'Sounds nice, but whatever do you do?'
The inside joke is that if they have to ask the question, they'll never understand the answer, which is that there's so much going on in small-town and rural America that it's hard to keep track and find time.
The same thing happens once in a while when talk turns to hiking into a remote camp that has nothing in the way of what today's frenetic and allegedly civilized world considers amenities. “Your camp sounds nice,” comes the question, “but whatever do you do?”
Half of the answer is the same, in that the questioner will never understand the answer, but the other half has nothing to do with frenetic activity or lack of enough time. It has everything to do with exactly the opposite, which is no schedule, no clock-watching (in fact, no clock), and plenty to do, if and when you get around to it.
I decided to say to heck with everything that supposedly matters and instead play hooky at the end of May. I went into camp four times in 12 days, something of a record, if anyone cares, which nobody does.
The first trip included camp chores, reading, fishing, philosophical discussions, a little homemade music and thinking about what to cook for supper and breakfast. The next trip's non-agenda featured a four-way split between cooking, bird-watching, cribbage and reading. On the third trip, I went in alone to give what passes for my brain a rest and delve into a good book while the rain pounded on the roof. The fourth trip included a longtime friend from Clarksville Pond. That trip featured an ill-advised scouting expedition for a new route through, or maybe around, a fetid swamp. (With me, by the way, it's always “fetid swamp,” and I noticed that some other demented soul sneaked the phrase into a recent story in The New York Times.)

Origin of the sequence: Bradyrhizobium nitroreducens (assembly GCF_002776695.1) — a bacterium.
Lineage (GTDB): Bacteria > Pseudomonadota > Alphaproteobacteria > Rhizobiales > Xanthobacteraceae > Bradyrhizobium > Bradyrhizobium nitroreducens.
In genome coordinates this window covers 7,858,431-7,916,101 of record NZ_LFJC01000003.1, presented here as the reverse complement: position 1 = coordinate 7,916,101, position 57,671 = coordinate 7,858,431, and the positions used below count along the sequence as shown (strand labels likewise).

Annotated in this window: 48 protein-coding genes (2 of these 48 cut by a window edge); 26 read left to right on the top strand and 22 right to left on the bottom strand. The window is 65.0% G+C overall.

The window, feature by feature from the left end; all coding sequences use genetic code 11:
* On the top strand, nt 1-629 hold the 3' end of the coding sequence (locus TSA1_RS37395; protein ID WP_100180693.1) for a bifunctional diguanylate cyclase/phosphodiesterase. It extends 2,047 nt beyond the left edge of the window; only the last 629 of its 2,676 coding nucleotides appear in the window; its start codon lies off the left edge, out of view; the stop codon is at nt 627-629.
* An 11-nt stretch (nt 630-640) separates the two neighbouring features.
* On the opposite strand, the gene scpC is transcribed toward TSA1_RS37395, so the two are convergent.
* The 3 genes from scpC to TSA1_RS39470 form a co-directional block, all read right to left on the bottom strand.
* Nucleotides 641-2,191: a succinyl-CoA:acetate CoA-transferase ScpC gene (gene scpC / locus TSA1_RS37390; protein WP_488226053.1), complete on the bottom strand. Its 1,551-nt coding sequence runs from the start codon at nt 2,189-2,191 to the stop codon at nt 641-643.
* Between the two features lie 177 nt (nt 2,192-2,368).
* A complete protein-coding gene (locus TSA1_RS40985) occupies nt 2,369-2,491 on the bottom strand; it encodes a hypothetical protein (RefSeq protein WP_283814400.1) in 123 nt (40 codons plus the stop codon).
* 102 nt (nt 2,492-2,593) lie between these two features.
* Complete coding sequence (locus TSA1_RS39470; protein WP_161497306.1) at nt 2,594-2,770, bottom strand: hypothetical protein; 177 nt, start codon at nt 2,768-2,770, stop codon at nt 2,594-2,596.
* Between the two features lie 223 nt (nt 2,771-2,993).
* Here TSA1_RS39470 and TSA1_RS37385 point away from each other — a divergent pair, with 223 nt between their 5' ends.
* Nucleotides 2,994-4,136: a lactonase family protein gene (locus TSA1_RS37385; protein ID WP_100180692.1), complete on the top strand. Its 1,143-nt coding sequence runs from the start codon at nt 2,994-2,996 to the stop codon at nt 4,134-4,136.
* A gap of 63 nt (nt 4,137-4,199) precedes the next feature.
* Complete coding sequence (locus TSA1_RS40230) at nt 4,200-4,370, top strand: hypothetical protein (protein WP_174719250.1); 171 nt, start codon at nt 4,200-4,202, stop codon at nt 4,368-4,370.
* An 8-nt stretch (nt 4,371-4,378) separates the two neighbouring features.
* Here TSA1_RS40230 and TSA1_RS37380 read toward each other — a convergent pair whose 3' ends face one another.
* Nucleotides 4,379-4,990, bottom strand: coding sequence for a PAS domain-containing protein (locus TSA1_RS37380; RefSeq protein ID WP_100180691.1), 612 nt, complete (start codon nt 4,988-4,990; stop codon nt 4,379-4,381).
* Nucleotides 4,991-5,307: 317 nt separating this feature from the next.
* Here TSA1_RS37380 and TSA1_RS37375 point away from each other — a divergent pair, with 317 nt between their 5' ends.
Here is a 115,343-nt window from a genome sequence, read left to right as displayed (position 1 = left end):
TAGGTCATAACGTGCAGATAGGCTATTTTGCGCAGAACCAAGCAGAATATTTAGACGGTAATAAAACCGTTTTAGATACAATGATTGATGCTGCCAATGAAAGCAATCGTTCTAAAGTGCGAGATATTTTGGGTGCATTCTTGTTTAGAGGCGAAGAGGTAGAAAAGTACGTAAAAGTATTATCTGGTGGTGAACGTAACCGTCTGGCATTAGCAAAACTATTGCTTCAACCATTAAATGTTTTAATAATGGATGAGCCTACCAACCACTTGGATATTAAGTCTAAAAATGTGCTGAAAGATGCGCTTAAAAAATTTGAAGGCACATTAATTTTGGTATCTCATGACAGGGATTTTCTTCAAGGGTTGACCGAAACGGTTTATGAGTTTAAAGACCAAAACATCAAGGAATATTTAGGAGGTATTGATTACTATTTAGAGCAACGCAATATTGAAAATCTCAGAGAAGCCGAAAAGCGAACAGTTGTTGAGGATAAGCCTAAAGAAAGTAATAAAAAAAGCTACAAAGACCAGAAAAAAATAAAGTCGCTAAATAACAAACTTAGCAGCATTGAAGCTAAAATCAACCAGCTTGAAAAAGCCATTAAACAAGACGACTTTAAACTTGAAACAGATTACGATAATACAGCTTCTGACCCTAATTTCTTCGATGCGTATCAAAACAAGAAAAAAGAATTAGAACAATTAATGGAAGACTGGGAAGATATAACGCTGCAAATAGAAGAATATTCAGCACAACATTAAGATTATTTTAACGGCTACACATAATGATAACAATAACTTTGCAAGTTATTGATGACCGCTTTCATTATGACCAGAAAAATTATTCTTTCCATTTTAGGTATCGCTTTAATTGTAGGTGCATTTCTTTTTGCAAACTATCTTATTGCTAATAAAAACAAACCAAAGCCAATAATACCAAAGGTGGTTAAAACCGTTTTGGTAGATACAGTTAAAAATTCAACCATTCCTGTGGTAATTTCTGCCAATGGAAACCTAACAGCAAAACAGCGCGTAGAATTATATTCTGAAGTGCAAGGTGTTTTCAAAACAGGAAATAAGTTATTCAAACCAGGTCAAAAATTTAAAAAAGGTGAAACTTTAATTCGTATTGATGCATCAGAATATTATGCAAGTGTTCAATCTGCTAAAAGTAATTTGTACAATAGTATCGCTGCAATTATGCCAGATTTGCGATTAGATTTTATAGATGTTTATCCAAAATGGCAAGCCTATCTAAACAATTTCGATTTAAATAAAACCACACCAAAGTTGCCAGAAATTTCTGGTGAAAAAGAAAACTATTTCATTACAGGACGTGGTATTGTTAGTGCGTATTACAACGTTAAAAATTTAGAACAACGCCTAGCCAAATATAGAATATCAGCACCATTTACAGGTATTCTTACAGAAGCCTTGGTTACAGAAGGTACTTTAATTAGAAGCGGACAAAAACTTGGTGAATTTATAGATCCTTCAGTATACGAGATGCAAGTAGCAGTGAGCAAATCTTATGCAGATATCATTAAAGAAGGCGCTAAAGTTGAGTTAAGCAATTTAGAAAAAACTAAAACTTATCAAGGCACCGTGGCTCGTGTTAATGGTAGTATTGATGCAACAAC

Somewhere in all this (a) I lost two straight games to the female side on an outlandishly large cribbage board given to the camp shortly after its construction by Jeff Fair, who used to chase loons around New Hampshire and now chases them around Alaska and, for all I know, Russia, which he claims he can see from a nest near his house or something; (b) poked a hole in a new screen door yet to be installed, which I'm going to hear about from fellow camp denizens; (c) looked up while writing a note on a paper plate on the porch for sleeping campmates to see a moose regarding me intently from just beyond the steps, and (d) after much experimenting involving deep primordial ooze, decided that the old way through the (fetid) swamp is better Just needs two or three more bog bridges to keep us from being sucked into eternity.
While I was in there alone, by the way, I heard artillery fire, or heavy gunfire, or some kind of explosions, or what I thought maybe was a squadron of black helicopters dropping Ninja-type warriors down ropes to drag me off for interrogation or maybe just straight to the loony bin. But closer listening from the porch revealed it to be fireworks being sent thundering aloft by some unknown camp-full of oafs over in the direction of Labrador (the swamp, not the Canadian territory), bless them, perhaps jumping the gun for the Fourth of July, or maybe just because.
Probably just bored, the poor souls, stuck up there in camp, with nothing to do.
John Harrigan's column appears weekly in the New Hampshire Sunday News. His address is Box 39, Colebrook 03576. Email him at firstname.lastname@example.org.
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